A Stroll through the Michael Judd Food Forest

This post is written about A Stroll through the Michael Judd Food Forest I took when I was at his paw paw festival back in September.

Michael is the author of “Edible Landscaping with a Permaculture Twist”, a very good book if you have not read it yet.

The post below can’t do this food forest or forest garden justice, so please check out the video at the bottom of this post.

Michael Judd Food Forest

Michael Judd Food Forest

The Food Forest

In the front part of the food forest he has some Jerusalem artichoke and hardy kiwi.  He has rosa rugosa, which is a rose bush that has very large rose hips high in vitamin C.

Next on the walk I found a Flying Dragon Citrus tree.  It is a cross between an orange and a lemon. This is one of the few citrus trees that will grow in USDA hardiness zones 6 and 7.  It has some huge thorns on it and a branch from this tree could almost be used as a weapon or hunting too 🙂

There is some European elderberry that looks a little scraggly. It appears that the European varieties just don’t thrive as well as the American named varieties that I have.


I then wandered over to two large goumi bushes.  One was sweet scarlet goumi and I didn’t quite catch the name of the second one.  Goumi is a nitrogen fixing shrub in the elaeagnus family, the same family as autumn olive, but the goumi does not propagate like autumn olive and is therefore not considered an invasive.

Michael Judd Food Forest

Michael Judd Food Forest

More Food!

Just past the goumis is a che tree.  This is a tree that is seven foot right now and has large berries on it.  The berries look somewhat like raspberries.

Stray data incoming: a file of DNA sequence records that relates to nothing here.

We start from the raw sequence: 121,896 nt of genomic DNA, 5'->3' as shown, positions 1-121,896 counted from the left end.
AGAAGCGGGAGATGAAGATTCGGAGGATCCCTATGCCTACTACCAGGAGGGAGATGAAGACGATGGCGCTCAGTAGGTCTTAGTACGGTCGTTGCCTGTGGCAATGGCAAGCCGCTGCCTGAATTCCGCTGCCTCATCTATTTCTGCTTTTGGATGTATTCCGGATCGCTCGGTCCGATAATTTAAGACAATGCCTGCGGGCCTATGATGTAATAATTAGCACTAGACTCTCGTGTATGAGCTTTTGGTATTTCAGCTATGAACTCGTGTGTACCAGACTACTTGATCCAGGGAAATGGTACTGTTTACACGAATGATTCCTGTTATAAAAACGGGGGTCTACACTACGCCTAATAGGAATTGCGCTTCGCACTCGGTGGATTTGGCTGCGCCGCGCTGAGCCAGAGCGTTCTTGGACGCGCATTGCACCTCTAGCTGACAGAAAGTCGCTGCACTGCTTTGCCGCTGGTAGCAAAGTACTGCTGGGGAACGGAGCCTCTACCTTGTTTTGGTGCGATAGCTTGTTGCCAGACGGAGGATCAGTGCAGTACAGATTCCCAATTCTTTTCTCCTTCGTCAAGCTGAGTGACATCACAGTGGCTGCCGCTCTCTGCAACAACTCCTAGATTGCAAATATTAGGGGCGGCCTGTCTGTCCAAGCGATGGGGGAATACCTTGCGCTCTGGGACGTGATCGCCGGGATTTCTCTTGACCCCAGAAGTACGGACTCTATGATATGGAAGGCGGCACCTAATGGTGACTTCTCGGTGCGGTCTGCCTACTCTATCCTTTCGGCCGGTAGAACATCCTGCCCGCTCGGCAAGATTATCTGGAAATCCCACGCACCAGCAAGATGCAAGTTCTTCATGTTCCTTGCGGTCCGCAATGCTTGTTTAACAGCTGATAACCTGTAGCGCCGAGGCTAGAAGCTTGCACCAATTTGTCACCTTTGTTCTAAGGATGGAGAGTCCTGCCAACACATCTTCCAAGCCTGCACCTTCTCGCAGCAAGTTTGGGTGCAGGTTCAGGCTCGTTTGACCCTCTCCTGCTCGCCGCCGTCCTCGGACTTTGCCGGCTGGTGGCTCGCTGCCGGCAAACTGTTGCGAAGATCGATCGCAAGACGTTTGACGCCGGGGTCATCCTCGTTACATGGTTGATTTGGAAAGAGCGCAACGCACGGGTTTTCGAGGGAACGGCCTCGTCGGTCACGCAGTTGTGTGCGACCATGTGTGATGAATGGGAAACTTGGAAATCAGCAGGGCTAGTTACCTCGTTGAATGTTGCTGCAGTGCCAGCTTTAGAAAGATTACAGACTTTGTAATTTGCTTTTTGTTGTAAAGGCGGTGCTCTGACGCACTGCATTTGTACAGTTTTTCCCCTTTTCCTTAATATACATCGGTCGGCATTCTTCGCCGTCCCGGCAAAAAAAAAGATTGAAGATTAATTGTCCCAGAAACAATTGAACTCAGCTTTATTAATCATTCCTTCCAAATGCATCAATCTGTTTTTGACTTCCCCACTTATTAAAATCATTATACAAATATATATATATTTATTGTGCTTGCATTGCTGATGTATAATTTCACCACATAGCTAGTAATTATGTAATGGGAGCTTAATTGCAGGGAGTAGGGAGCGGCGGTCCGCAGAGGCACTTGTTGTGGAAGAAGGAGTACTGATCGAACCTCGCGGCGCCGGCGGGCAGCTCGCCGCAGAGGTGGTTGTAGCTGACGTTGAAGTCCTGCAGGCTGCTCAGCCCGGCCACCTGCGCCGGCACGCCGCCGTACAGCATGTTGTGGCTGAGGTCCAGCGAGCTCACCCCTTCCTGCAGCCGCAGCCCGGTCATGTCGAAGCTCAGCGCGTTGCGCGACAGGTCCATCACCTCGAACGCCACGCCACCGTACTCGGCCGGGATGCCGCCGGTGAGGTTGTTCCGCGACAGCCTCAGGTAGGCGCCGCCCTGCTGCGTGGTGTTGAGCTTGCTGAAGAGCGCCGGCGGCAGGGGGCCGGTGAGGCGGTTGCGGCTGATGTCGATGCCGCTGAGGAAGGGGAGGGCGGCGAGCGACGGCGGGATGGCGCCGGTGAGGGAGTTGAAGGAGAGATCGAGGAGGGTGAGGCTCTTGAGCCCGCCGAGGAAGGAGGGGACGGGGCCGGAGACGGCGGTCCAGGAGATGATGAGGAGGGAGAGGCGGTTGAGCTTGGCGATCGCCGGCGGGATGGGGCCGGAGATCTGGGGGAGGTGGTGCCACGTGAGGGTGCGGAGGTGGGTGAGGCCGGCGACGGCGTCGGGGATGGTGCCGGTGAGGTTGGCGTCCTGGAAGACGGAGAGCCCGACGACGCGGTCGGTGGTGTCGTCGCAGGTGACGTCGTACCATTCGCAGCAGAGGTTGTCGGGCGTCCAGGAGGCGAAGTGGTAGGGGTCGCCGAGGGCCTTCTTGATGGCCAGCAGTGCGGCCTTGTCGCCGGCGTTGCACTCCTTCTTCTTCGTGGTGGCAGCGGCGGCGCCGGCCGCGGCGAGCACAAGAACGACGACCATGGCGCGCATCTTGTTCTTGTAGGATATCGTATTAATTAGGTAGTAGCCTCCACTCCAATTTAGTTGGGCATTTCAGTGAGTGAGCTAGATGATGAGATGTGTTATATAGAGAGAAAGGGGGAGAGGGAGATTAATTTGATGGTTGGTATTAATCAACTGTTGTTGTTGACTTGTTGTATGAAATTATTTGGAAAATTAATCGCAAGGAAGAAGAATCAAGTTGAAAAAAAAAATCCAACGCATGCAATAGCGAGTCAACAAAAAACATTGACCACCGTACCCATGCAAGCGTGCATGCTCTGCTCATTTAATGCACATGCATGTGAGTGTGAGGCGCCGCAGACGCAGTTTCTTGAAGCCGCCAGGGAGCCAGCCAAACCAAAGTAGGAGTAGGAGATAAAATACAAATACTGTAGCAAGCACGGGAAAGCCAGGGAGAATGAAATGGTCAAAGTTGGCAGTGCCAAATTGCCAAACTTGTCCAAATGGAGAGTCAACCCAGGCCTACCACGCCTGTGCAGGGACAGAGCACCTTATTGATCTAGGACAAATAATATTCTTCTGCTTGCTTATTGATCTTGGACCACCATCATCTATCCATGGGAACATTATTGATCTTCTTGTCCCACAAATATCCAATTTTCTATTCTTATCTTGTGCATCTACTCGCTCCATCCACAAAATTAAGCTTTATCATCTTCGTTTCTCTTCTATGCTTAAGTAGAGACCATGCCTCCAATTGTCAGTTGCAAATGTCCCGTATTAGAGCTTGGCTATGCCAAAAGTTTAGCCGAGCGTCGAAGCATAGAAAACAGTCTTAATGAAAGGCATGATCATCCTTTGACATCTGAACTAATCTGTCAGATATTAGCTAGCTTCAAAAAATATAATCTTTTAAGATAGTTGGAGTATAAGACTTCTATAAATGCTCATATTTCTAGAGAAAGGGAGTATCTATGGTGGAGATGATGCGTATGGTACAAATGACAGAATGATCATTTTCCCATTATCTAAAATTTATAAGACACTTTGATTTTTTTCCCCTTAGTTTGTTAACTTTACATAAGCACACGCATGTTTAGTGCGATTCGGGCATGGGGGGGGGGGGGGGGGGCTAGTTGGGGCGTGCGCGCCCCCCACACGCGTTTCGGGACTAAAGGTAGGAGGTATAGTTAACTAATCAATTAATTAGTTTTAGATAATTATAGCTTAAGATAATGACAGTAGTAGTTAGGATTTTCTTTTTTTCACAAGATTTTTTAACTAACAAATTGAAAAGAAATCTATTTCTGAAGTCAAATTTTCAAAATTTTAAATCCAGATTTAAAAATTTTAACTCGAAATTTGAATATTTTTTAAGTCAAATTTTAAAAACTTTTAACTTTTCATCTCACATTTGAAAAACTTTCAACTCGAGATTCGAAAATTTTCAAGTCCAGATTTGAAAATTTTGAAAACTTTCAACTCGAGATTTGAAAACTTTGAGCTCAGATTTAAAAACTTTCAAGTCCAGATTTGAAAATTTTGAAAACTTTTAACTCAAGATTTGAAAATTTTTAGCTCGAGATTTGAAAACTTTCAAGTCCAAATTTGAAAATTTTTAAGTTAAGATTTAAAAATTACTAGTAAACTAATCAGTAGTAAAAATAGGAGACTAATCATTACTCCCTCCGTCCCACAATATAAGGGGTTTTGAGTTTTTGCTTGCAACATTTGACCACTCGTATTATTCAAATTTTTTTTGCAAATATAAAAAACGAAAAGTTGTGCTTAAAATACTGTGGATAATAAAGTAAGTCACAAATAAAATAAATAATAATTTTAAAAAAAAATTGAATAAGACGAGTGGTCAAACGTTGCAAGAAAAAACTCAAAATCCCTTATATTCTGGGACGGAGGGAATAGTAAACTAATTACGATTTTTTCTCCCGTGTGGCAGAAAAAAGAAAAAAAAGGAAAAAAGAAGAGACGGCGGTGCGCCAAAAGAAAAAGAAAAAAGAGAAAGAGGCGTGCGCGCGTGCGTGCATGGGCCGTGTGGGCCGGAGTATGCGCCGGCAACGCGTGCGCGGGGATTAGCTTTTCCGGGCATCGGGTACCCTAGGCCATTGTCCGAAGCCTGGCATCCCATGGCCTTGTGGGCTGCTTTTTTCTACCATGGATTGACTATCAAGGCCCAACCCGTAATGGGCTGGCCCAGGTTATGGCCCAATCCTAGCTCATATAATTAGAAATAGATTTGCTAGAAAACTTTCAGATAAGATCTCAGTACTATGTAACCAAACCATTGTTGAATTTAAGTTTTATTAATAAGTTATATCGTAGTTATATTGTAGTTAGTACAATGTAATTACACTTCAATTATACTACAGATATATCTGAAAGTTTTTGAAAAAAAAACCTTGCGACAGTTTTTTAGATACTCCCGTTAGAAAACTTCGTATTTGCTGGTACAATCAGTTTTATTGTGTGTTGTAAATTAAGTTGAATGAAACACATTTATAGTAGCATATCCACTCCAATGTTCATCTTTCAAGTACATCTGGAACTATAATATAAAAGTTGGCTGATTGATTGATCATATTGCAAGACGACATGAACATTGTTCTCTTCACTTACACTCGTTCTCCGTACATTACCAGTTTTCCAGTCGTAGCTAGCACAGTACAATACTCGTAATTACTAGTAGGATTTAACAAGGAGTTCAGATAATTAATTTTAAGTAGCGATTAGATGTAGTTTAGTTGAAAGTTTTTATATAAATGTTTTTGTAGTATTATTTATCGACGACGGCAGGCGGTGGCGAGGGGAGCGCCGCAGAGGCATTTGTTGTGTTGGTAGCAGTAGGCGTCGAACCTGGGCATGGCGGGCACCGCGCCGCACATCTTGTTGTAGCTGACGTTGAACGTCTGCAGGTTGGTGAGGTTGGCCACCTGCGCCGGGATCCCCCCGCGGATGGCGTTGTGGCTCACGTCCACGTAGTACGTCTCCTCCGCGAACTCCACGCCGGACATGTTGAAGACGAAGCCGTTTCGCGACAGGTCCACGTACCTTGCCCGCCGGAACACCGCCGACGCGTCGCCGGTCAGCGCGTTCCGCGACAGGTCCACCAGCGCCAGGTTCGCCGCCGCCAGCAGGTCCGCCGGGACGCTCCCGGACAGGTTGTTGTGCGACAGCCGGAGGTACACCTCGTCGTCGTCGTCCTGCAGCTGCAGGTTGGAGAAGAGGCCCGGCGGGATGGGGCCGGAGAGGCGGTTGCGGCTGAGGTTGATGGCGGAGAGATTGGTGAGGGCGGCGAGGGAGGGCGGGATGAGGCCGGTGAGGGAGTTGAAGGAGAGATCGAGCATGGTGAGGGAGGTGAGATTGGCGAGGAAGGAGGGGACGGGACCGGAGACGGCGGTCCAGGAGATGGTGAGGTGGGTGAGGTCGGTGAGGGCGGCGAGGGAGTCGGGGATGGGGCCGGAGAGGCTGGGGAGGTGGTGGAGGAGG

Being as this is a paw paw festival, as you would expect there were a half dozen or more paw paw trees in the food forest.  Paw Paw trees are native to this are and is one of North Americas largest native fruits.

Michael Judd Food Forest

Michael Judd Food Forest


There is clumping bamboo used as a living fence.  This was planted to block the view to a neighbor’s house.  They say if you keep the area around it mowed and well-trimmed, it will not get away from you and take over.


A small mint patch is next to a couple of small figs.  Figs in our area didn’t do that well this year because we had a very warm spring early on and then had an unusual late freeze that went down into the teens.  That freeze killed all of my peach and pear blossoms and killed most of the above ground growth on my figs.

The Book

Michael’s Book, “Edible Landscaping with a Permaculture Twist”, can be ordered at the below link if you are interested.

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The Video

Check out the video below titled The Michael Judd Food Forest

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